With direct democracy, politicians are closer to the citizens. Part I.

Direct democracy puts decision making in the hands of citizens. Because of that there is no need have long, heated debates in parliament.

Voters will hear all the arguments as part of the referendum process, no need to go on and on in parliament.

Because the citizens decide, elected representatives have to dedicate less time to the issues to “be right”. Instead, the people decide and hold themselves accountable; “… by the people…” as that famous sentence says.

Another effect of direct democracy is that representatives have a lighter workload and do not need as much staff to research uses, prepare for debates and appearances in the media, etc. Besides helping save time, direct democracy also saves money in this area.

It is also interesting that because people need to understand the issues in order to decide, the language used in referendum-related presentations is plain, to the point. “Legalese” and “jargonese” are less present.

There are more benefits.

Since politicians know the people have the final say on laws or policies, the behaviours of politicians, instead of antagonistic to “defeat” rivals, is more cooperative. “Let us produce laws most people will approve”, seems to be what elected representatives in direct democracy think.  Their horizon is not the next election but the next issue. It is the people who are responsible for the long-term horizon far beyond the next election.

In Switzerland they do not have such a thing as “majority government”, they govern in coalitions. You could say “the majority governs”.

Coalitions rest on cooperation. Cooperation means politicians work with the elected representatives of the other major parties to produce laws and decisions acceptable to the decision makers, to the people.

Cooperative work also requires far less time to decide than competitive, antagonistic work.  Decisions made in a cooperative spirit, are also superior to adversarial decisions. This is so because in cooperative decision-making the brainpower of all parties works more towards the common goal.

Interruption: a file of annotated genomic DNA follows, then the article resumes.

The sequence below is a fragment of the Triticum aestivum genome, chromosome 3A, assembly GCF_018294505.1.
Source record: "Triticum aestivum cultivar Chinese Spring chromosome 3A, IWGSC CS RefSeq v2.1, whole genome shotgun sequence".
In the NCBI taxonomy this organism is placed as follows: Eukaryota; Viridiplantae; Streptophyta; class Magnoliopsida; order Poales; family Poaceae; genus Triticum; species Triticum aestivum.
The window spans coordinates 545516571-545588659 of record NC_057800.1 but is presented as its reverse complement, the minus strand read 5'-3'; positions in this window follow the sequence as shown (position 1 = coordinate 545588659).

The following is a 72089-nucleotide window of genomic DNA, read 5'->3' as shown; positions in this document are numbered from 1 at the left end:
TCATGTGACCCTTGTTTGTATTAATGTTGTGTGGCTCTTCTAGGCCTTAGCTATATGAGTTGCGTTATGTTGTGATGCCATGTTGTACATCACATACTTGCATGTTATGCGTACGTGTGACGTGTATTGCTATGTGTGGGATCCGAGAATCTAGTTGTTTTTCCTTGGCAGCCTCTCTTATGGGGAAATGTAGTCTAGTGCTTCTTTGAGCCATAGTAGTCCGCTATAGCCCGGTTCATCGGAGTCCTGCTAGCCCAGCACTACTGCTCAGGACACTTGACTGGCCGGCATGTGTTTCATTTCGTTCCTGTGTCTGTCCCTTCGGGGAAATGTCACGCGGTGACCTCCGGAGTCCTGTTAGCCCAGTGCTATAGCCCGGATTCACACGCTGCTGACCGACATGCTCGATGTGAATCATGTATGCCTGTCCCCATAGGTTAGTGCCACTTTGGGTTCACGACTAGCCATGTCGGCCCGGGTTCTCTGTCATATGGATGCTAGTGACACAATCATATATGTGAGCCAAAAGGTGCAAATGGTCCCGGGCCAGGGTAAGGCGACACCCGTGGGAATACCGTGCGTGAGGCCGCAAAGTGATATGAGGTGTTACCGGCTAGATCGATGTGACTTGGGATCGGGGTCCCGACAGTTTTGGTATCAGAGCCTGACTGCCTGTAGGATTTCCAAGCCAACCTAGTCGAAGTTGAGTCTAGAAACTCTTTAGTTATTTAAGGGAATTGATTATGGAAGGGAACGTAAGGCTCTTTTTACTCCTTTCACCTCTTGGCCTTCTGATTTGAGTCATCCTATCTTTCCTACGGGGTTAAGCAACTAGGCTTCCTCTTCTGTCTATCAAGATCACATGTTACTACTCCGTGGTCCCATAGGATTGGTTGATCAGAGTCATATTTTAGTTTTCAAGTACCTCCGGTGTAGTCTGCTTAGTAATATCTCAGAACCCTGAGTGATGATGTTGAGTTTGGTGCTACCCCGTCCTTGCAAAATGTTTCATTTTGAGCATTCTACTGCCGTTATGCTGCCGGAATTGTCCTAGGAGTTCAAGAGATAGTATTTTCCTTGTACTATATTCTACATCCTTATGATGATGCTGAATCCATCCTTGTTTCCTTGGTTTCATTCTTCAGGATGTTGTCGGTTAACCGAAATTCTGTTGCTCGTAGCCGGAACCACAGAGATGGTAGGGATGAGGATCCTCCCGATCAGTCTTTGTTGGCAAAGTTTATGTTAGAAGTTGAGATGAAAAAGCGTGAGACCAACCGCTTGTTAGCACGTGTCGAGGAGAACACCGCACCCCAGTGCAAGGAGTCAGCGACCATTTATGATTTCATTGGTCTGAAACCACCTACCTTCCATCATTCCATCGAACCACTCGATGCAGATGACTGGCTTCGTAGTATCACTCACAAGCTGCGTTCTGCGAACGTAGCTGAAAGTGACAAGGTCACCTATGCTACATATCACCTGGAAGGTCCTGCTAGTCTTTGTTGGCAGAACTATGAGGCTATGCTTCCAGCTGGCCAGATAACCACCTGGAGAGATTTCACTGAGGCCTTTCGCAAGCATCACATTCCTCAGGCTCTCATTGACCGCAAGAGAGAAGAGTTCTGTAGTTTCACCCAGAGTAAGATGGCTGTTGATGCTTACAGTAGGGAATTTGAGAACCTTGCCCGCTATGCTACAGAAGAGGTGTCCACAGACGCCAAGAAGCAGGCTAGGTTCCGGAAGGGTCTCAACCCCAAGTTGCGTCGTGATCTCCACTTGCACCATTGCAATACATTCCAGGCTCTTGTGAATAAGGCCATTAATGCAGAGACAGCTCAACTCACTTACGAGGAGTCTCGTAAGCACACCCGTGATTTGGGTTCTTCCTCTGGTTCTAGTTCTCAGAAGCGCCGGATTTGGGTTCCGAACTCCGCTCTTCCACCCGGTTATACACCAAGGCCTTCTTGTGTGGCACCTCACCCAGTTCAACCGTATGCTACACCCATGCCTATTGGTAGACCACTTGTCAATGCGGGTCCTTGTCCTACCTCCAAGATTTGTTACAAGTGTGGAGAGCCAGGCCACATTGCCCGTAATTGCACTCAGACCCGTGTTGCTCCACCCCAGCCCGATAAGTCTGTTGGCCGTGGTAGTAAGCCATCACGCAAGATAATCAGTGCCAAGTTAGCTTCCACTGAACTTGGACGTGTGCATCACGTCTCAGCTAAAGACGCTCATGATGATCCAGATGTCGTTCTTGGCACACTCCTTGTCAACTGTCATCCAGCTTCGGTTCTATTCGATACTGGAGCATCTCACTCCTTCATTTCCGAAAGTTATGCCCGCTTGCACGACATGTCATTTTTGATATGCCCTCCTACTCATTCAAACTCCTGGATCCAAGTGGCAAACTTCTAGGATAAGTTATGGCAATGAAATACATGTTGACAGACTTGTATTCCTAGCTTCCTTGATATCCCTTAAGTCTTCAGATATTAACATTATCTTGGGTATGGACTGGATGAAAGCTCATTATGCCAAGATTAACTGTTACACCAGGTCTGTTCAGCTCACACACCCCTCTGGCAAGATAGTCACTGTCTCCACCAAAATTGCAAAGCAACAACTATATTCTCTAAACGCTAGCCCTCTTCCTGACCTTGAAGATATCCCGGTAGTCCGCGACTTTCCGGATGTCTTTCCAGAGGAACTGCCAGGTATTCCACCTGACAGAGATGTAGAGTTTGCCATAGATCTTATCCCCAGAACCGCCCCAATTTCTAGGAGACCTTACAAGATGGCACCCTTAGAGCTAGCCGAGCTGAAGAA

Direct democracy also helps avoid another problem; we all see how difficult it is to tell in antagonistic parliaments if the debates are about the issues or about “being right” and getting positive media coverage. I often think parliament moderators should ask members: “does the honorable member want to be right or to solve the problem?”

Another positive effect of direct democracy is that it helps develop a culture of cooperation throughout society, in other areas beyond politics. This is not a small benefit.

Cooperation also helps efficiency because people do not waste time in arguments. This might explain why Switzerland has such high GDP per person; the Swiss are efficient, even more efficient than the famously efficient Germans.

Cooperation, which does not mean “saying yes” to the boss, also helps develop innovations requiring teamwork. Many are very surprised, I was too, when they learn Switzerland exports per person twice as much as Germany, and eight times more than the US, in high tech, high value added goods and services.

Because direct democracy politics requires less time of politicians, they have time to keep their regular jobs. This helps them stay aware of the issues that concern ordinary people. Full-time politicians live in a very different reality, remote from ordinary people, economically and psychologically.

Another effect of the lower workload of elected representatives in direct democracy is that parliament does not have to sit all year, like it does in representative democracies.

For example, both chambers of the Swiss national government sit only 4 times a year, each time for only three weeks. This means Swiss national (federal) politicians only have to be in the national capital 12 weeks in the whole year. The rest of the time they are in their districts and also doing their regular jobs as private citizens.

In the Swiss cantons, elected representatives are even in more close contact with citizens because the cantonal parliaments meet usually only for one day each month.

Since politicians in direct democracy stay closer to the lives of ordinary citizens, they draft laws and make decisions more in tune with what concerns the people. As a result, most citizens are more likely to support what elected representatives propose.

Isn’t it surprising that part-time direct democracy politicians, who have less decision making power than representative democracy politicians, and invest less time in politics, represent citizens better than full-time elected representatives in representative democracy?

The overall effect is that direct democracy gets closer to turn into facts the intentions of Lincoln’s famous sentence “government of the people, by the people, for the people”.

In the next post I will continue with the discussion on how part-time direct democracy produces better politicians and better politics.

All your comments are appreciated.


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